‘Prevent the onset of Alzheimer’s’… just by talking to someone

Social interactions hold power in keeping us healthy

Often when it comes to preventing disease, we look at exercise and nutrition to make changes, or even shrug it off as genetics and the cards we’ve been dealt, but it seems the simple act of talking to someone has the power to stave off Alzheimer’s.

As they say, a problem shared is a problem halved, and never has the phrase rang so true.

A new study supports the theory that social interaction boosts cognitive resilience, which is the measure of your brain’s ability to function compared to its physical age.

Speaking about the fascinating findings, lead researcher Joe Salinas explained how cognitive resilience acts as a buffer to the effects of brain ageing and disease that can significantly impact the way we live our lives in our 40s and 50s rather than waiting until we hit 65+.

[Credit: Danie Franco]

The American neurologist explained: “This study adds to growing evidence that people can take steps to increase the odds they’ll slow down cognitive ageing or prevent the development of symptoms of Alzheimer’s – something that is important given we still don’t have a cure.”

He continued: “Too often we think about how to protect our brain when we’re much older, after we’ve already lost a lot of time decades before to build and sustain brain-healthy habits.”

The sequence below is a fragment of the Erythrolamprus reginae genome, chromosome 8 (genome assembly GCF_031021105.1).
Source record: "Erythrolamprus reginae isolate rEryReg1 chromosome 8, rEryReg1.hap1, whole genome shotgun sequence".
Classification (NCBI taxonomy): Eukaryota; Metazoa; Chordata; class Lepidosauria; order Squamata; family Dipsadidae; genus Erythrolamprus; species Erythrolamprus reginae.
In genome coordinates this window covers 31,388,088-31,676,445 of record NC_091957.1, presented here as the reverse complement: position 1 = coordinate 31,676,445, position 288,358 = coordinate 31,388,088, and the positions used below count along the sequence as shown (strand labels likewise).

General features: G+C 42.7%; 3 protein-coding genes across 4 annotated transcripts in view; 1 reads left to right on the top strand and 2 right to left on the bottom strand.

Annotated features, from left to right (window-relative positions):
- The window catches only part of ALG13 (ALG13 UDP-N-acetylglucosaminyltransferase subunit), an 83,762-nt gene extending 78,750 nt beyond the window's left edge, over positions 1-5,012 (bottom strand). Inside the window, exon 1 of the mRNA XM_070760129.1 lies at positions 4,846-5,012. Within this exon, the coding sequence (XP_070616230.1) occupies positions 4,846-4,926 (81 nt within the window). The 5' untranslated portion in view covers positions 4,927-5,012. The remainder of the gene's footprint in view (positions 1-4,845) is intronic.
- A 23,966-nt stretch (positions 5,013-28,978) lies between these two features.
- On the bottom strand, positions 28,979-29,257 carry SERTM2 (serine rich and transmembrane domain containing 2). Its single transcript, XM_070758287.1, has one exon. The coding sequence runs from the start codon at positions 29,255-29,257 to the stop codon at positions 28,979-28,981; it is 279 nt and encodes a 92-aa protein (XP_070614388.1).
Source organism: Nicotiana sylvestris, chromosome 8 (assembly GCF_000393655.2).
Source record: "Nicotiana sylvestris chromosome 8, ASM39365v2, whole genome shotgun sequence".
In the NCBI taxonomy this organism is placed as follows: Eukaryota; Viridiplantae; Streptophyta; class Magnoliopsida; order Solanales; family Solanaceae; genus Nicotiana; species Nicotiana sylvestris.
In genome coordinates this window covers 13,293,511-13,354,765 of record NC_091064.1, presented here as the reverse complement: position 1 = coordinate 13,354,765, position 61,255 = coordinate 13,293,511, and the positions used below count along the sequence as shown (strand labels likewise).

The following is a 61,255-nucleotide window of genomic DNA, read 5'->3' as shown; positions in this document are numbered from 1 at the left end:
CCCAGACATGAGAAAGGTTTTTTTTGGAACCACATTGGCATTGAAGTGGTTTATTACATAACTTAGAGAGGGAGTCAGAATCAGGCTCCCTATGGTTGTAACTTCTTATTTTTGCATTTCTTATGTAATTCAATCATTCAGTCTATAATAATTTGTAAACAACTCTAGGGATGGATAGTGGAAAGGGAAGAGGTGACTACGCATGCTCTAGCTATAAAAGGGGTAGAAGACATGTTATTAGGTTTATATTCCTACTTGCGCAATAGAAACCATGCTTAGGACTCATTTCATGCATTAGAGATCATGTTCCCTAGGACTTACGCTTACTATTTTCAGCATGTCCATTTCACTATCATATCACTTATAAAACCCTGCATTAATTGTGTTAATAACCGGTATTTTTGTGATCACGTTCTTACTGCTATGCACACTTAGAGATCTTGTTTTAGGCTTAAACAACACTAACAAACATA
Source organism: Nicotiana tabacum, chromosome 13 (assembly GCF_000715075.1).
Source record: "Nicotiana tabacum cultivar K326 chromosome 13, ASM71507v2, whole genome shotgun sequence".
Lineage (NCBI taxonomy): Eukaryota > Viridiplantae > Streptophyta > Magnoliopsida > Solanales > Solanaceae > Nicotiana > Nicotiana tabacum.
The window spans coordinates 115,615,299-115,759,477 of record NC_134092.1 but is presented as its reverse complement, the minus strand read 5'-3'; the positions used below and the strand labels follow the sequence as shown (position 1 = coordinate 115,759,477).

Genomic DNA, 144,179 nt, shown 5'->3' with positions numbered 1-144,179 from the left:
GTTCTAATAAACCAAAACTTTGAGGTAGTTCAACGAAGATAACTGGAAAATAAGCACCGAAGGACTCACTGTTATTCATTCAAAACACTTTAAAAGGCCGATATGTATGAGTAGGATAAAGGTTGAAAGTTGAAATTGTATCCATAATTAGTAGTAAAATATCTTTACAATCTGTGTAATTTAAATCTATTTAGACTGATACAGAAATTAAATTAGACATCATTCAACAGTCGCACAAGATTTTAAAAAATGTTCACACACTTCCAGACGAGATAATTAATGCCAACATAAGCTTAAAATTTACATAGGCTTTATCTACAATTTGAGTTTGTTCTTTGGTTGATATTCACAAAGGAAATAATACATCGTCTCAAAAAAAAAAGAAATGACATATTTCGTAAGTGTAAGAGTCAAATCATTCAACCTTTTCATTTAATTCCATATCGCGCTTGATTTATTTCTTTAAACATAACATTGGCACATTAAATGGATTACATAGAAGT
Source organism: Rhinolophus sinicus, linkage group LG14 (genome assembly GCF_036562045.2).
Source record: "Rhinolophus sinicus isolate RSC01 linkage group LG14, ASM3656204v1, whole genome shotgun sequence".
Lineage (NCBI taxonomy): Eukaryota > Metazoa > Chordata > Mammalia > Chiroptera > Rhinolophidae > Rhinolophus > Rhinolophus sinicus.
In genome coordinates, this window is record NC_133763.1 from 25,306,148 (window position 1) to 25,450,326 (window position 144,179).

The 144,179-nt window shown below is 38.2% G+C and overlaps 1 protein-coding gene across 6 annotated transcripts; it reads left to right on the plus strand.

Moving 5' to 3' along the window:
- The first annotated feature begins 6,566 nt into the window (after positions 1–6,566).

Salinas encourages people to start questioning if they have someone to listen to them in a supportive way, as this sets the wheels in motion to have better odds for long-term brain health.

In addition to this, Salinas urges doctors to take responsibility and ask people during standard patient interviews if they have access to someone they can talk to if and when in need.

[Credit: Renate Vanaga]

With small steps we could create big change as Alzheimer’s is currently the most frequent cause of dementia in Western societies, with an estimated 24million people affected worldwide.

Salinas added: “These kinds of questions about a person’s relationships and feelings of loneliness can tell you a lot about a patient’s broader social circumstances and their future health.”

The study involved asking thousands of participants (with an average age of 63) about their supportive social interactions – including listening, good advice, love, and emotional support.

[Credit: Tim Doerfler]

Following this, MRI scans were performed on participants to analyse cognitive resilience by looking at the total cerebral brain volume in relation to cognition.

The results showed that those with lower brain volumes tend to associate with lower cognitive function, while those with higher volumes correlated with higher function.

While there is still a lot to explore about specific biological pathways between psychosocial factors, like listener availability and brain health, Salinas and his team said the findings show “concrete” results that social support equates to greater cognitive resilience.

Salinas concluded: “This study gives clues about concrete, biological reasons why we should all seek good listeners and become better listeners ourselves.”

So, remember, if someone tells you off for spending too much time on WhatsApp, you might be able to wing it and say the messaging is for the good of your health.

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